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Parent Trigger and Charter School Expansion Bills Head To House Floor

A House education committee has moved controversial bills like one that would give parents a say in the fate of failing public schools. Another would let charter schools move into unused public school buildings. Both proposals are now heading to the chamber floor but could conflict with Senate ideas.

Also up in the air is the fate of Florida’s newest university.

The so-called parent trigger bill, to opponents is also known as the parent-empowerment bill to its supporters. The proposal lets parents petition school districts to implement one of four turnaround options already in state law if a school receives an F-grade. It failed last year in the Senate over internal disagreements but is on a fast-track through the house. Supporters, like Karen Winston of Ocala, a former teacher, say parents have been relegated to the roles of chaperons and boosters in public schools. And she thinks it’s needed in order for school officials to take parents seriously.

“Over the years I’ve tried to take a conventional route in getting involved by joining the PTA and the SACC committees. I quickly learned I couldn’t make a different even there because it became clear the committees were just going through the motions," Winston testified before the House K-12 Education Committee. "So my message today is that parents want to be involved, but don’t know how to be because they’re not truly welcomed by the school.” 

Opponents say the bill opens the door for for-profit charters to take over failing schools. The measure is on its way to the House floor, but a companion bill in the Senate is still in its first committee. But supporters say they aren’t worried about the Senate’s delay. The bill may begin moving in that chamber around the fifth week of the legislative session. 

In the meantime, the House Education committee also passed out a massive charter school overhaul bill that places new finance and reporting restrictions on the schools, but would also give charters access to unused public school facilities. Districts and traditional public education supporters have called it a land grab, but charters would be required to pay maintenance costs. But there are still questions on whether districts should be responsible for major capital improvement projects if the targeted facility has been abandoned because of health and safety issues.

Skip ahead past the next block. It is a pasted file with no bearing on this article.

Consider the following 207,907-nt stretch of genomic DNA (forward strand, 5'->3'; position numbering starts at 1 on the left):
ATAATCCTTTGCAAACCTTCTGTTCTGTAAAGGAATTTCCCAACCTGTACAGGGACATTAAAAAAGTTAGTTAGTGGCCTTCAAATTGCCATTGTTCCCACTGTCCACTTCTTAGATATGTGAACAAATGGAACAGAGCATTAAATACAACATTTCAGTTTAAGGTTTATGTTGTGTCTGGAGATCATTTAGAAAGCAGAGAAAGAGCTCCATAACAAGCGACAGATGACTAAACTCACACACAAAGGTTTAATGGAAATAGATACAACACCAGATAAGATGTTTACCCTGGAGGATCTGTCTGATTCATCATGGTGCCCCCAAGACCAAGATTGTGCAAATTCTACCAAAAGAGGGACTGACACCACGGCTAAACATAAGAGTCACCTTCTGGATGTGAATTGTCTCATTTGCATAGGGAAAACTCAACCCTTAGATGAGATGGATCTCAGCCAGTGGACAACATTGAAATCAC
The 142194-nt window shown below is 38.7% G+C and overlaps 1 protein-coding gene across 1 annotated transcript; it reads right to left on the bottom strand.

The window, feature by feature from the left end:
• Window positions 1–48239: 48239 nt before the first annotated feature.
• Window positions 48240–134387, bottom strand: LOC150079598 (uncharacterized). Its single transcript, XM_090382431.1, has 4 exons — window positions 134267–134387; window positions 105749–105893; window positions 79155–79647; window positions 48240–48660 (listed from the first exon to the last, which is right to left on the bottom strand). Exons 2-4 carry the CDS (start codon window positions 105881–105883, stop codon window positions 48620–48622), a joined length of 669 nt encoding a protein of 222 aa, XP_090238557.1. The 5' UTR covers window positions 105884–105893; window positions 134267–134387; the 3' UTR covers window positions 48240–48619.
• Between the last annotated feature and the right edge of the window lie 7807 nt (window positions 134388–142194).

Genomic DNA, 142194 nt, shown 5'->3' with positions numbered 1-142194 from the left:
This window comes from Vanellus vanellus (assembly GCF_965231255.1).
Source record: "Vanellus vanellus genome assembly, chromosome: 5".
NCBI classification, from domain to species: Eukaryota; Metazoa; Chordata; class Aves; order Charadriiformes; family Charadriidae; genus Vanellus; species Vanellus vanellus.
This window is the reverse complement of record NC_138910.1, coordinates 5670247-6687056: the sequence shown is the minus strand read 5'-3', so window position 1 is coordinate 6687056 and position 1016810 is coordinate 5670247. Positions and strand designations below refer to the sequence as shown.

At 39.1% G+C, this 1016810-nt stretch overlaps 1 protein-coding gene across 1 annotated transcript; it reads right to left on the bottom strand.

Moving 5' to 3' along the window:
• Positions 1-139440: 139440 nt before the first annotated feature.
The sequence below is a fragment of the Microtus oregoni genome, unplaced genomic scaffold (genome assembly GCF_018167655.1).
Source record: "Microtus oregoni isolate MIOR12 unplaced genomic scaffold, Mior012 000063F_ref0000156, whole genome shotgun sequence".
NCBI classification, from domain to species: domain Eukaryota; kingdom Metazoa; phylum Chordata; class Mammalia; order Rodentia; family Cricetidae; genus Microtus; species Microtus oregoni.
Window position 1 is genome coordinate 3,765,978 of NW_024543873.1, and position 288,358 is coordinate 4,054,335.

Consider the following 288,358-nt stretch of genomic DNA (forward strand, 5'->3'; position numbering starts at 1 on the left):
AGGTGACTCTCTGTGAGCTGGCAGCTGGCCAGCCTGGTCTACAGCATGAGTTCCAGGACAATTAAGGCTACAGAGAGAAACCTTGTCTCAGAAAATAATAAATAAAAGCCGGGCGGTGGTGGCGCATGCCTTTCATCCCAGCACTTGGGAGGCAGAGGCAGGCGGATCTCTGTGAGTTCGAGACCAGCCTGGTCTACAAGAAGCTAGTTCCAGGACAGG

I would ask that you work with them to get a clarified answer before it goes to the floor," said Committee Chairwoman, Representative Marlene O'Toole.  

Over on the Senate side, the issue hasn’t been taken up yet and key Senators have expressed concerns over the move. According to the Tampa Bay Times, lawmakers may consider expanding the charter school building bill to include all unused public facilities, and make them open to other non-profits and community organizations.

Meanwhile, a growing divide has emerged between the two chambers on what to do with Florida’s newest public university.

The legislature created Florida Polytechnic last year amid political maneuvering. Polytech officials initially wanted an extra $25 million dollars but pulled that request after several officials raised concerns. An initial Senate outline doesn’t include any money for Polytech, but House Speaker Will Weatherford says he’s not worried:

“I’d be shocked if when the Senate rolls their budget out in its entirety, that Polytechnic is not included in there. I think it probably will be. I believe we have a responsibility to make the best lemonade we can out of the situation and hopefully turn that into a first-class institution," Weatherford said.

Florida Polytech school officials are expected to go before the State University System Governing Board to discuss the progress of the university during the upcoming Board of Governors meeting. The fledgling university is still trying to build up its main campus, recruit faculty and students, create a curriculum and become accredited.